Results of UR Faculty Survey

As part of my research for this project, I conducted an informal survey of the UR history faculty. I received eight responses, which expressed a fairly wide variety of opinions on historical writing. This is indicative of the near impossibility of finding several people who agree on the subject of historical writing. That, and the apparent lack of a good, currently in-print book designed for undergraduates, makes it rather difficult to provide a clear-cut resource on the subject.

History faculty stated in the survey that they did notice significant problems with student writing, but most of them mentioned grammatical and wording errors as the most serious. However, there were two who stressed students' inability to develop a complex argument and the failure of students to see an historical work as presenting an argument, rather than a mere narrative. Another faculty member mentioned students who write to impress rather than communicate and fail to revise their work. Despite their qualms, only one believed student writing had declined in quality during his career, as a result of less reading by students before college, and most thought it had improved due to better qualified students being admitted.

The faculty mentioned the Writing Center, along with Strunk & White's Elements of Style, Turabian's Manual for Writers of Term Papers, Theses, and Dissertations, and The Modern Researcher as good resources for students with writing difficulties, and several stated that they recommended the Center to all students. Although I did not specifically ask what the faculty believed might solve student writing trouble, several professors commented that they felt improvements in writing were attainable only through hard work and experience.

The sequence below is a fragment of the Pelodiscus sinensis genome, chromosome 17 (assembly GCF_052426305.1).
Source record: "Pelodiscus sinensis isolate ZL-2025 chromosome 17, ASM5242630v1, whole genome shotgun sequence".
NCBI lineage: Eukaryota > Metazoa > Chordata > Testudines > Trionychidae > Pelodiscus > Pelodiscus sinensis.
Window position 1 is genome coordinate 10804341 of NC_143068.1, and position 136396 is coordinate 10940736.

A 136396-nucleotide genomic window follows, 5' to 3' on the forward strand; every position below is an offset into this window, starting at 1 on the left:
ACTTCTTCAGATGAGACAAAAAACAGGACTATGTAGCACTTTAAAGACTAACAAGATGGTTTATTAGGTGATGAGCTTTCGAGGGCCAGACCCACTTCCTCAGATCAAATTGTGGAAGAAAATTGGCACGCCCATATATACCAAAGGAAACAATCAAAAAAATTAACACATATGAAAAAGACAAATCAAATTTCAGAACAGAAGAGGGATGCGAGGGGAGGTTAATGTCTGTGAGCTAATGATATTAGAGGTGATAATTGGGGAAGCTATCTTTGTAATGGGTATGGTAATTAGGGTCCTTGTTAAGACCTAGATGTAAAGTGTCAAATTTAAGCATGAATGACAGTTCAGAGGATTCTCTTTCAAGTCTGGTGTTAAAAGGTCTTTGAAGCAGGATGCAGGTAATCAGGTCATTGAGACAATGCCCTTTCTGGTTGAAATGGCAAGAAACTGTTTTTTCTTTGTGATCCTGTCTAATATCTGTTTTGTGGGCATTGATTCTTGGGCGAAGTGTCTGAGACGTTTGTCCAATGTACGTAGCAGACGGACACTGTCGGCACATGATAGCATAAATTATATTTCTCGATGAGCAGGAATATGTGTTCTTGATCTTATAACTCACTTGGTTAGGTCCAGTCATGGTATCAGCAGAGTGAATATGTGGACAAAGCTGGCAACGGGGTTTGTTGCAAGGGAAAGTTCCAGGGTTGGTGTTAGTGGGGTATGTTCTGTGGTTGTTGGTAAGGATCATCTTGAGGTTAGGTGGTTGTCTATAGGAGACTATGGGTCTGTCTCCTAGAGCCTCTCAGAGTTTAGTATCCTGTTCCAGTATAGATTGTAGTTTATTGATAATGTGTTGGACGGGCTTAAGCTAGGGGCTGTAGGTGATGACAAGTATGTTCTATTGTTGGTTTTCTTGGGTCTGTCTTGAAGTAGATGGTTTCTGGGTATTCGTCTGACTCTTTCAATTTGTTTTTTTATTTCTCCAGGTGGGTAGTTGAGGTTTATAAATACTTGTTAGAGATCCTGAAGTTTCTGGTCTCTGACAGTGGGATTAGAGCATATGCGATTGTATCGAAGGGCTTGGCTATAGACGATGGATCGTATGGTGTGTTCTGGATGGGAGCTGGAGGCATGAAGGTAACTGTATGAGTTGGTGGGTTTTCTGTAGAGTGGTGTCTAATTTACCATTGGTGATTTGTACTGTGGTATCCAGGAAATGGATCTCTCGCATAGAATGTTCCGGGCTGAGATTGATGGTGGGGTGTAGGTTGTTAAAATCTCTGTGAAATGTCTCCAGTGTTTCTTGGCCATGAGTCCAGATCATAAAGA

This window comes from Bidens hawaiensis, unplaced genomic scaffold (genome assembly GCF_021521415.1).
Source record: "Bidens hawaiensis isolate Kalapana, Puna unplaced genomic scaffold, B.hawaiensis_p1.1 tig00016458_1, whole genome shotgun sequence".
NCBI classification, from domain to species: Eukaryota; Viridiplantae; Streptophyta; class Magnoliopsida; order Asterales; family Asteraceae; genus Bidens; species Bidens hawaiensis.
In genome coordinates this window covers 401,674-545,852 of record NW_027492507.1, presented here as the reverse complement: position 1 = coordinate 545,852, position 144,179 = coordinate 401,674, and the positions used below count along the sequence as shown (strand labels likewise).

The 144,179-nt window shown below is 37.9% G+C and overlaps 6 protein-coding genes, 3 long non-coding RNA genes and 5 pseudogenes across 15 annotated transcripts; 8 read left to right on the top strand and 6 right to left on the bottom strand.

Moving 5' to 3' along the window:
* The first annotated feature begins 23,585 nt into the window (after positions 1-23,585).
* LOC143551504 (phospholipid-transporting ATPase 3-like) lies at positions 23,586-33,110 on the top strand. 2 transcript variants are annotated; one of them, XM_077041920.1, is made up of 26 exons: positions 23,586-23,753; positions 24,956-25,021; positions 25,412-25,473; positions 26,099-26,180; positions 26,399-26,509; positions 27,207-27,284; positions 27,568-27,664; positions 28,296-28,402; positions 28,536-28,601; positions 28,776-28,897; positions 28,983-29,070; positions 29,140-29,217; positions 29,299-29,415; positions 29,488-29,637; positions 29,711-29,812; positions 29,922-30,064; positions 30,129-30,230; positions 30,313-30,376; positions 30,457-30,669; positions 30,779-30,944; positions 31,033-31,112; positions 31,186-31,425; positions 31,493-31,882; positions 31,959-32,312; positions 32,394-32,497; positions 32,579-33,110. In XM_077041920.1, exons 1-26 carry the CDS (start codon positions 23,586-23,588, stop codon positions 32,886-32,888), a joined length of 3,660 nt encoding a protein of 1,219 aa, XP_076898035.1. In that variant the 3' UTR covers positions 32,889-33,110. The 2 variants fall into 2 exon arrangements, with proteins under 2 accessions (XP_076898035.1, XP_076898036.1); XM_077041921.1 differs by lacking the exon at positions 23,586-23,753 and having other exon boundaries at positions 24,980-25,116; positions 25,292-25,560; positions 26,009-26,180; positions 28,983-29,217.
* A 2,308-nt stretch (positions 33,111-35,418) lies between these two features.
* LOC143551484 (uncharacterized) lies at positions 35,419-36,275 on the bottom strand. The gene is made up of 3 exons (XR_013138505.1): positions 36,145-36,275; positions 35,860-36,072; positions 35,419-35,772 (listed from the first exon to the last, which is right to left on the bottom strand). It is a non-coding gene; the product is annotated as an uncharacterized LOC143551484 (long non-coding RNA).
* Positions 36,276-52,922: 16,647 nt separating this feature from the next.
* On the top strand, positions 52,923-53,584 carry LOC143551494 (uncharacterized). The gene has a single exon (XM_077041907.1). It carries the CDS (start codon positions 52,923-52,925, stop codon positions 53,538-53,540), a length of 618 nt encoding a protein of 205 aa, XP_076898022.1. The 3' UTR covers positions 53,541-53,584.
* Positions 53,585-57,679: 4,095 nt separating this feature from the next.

On the whole, the faculty did not express much belief in technology being a significant part of the solution to writing problems. Several mentioned that they could use the web to show examples of good and bad writing. With regard to the new multimedia classroom in Ryland 215, most professors believed it would have little or no impact on their teaching of historical writing.

I asked the faculty whether they believed an introductory class for history majors and minors, similar to English 199, would be helpful in alleviating writing problems. When asked about this possibility, only one professor believed it might be of help. Some of the others felt the benefits of such a course would be outweighed by the difficulty of implementing it. The remainder did not feel that the problems were severe enough to warrant such a measure. Several stated that they felt English 103 should be sufficient to instruct students on writing.

When surveyed about what they viewed as the central tenets of historical writing, the faculty responded with mostly similar answers. In general, they believed that good historical writing required the absence of bias, organization, clarity, attention to detail, telling a good story, and presenting a strong argument backed by supporting evidence. They also stated that historical writing had not changed much, if at all, in its requirements during their careers, although several mentioned that it shifts focus periodically. By this, they were referring to the current tendency to focus on social history, including gender topics, and the greater past emphasis upon political and intellectual history.


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